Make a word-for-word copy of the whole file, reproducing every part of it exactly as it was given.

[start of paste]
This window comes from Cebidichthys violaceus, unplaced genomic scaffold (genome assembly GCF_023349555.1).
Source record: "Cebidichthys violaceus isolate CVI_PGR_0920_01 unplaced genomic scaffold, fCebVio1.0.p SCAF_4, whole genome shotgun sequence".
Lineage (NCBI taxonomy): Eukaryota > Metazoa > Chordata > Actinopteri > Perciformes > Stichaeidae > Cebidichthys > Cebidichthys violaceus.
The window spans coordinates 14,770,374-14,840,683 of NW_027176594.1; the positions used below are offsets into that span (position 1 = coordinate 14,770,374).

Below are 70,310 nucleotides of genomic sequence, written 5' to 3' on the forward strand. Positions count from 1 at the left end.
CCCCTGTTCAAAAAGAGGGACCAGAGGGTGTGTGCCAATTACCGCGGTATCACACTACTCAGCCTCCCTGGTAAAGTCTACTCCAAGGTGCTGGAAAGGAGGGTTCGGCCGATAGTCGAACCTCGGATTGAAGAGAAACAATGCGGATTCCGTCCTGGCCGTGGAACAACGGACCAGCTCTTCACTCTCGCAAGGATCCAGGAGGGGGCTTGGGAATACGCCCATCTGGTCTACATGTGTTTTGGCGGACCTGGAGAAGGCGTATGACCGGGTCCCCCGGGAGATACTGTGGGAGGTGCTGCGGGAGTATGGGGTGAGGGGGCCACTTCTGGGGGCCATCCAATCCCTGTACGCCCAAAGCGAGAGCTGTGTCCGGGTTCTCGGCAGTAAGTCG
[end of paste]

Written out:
This window comes from Cebidichthys violaceus, unplaced genomic scaffold (genome assembly GCF_023349555.1).
Source record: "Cebidichthys violaceus isolate CVI_PGR_0920_01 unplaced genomic scaffold, fCebVio1.0.p SCAF_4, whole genome shotgun sequence".
Lineage (NCBI taxonomy): Eukaryota > Metazoa > Chordata > Actinopteri > Perciformes > Stichaeidae > Cebidichthys > Cebidichthys violaceus.
The window spans coordinates 14,770,374-14,840,683 of NW_027176594.1; the positions used below are offsets into that span (position 1 = coordinate 14,770,374).

Below are 70,310 nucleotides of genomic sequence, written 5' to 3' on the forward strand. Positions count from 1 at the left end.
CCCCTGTTCAAAAAGAGGGACCAGAGGGTGTGTGCCAATTACCGCGGTATCACACTACTCAGCCTCCCTGGTAAAGTCTACTCCAAGGTGCTGGAAAGGAGGGTTCGGCCGATAGTCGAACCTCGGATTGAAGAGAAACAATGCGGATTCCGTCCTGGCCGTGGAACAACGGACCAGCTCTTCACTCTCGCAAGGATCCAGGAGGGGGCTTGGGAATACGCCCATCTGGTCTACATGTGTTTTGGCGGACCTGGAGAAGGCGTATGACCGGGTCCCCCGGGAGATACTGTGGGAGGTGCTGCGGGAGTATGGGGTGAGGGGGCCACTTCTGGGGGCCATCCAATCCCTGTACGCCCAAAGCGAGAGCTGTGTCCGGGTTCTCGGCAGTAAGTCG